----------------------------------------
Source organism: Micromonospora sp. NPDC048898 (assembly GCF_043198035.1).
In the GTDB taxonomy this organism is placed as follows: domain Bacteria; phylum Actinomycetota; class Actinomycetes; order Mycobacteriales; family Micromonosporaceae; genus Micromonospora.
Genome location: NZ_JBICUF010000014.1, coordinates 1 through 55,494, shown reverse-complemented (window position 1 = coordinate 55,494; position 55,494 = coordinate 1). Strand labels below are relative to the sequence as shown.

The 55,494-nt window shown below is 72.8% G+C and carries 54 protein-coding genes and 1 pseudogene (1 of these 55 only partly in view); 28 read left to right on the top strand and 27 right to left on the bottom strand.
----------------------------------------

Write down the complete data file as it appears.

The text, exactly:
Source organism: Micromonospora sp. NPDC048898 (assembly GCF_043198035.1).
In the GTDB taxonomy this organism is placed as follows: domain Bacteria; phylum Actinomycetota; class Actinomycetes; order Mycobacteriales; family Micromonosporaceae; genus Micromonospora.
Genome location: NZ_JBICUF010000014.1, coordinates 1 through 55,494, shown reverse-complemented (window position 1 = coordinate 55,494; position 55,494 = coordinate 1). Strand labels below are relative to the sequence as shown.

The 55,494-nt window shown below is 72.8% G+C and carries 54 protein-coding genes and 1 pseudogene (1 of these 55 only partly in view); 28 read left to right on the top strand and 27 right to left on the bottom strand.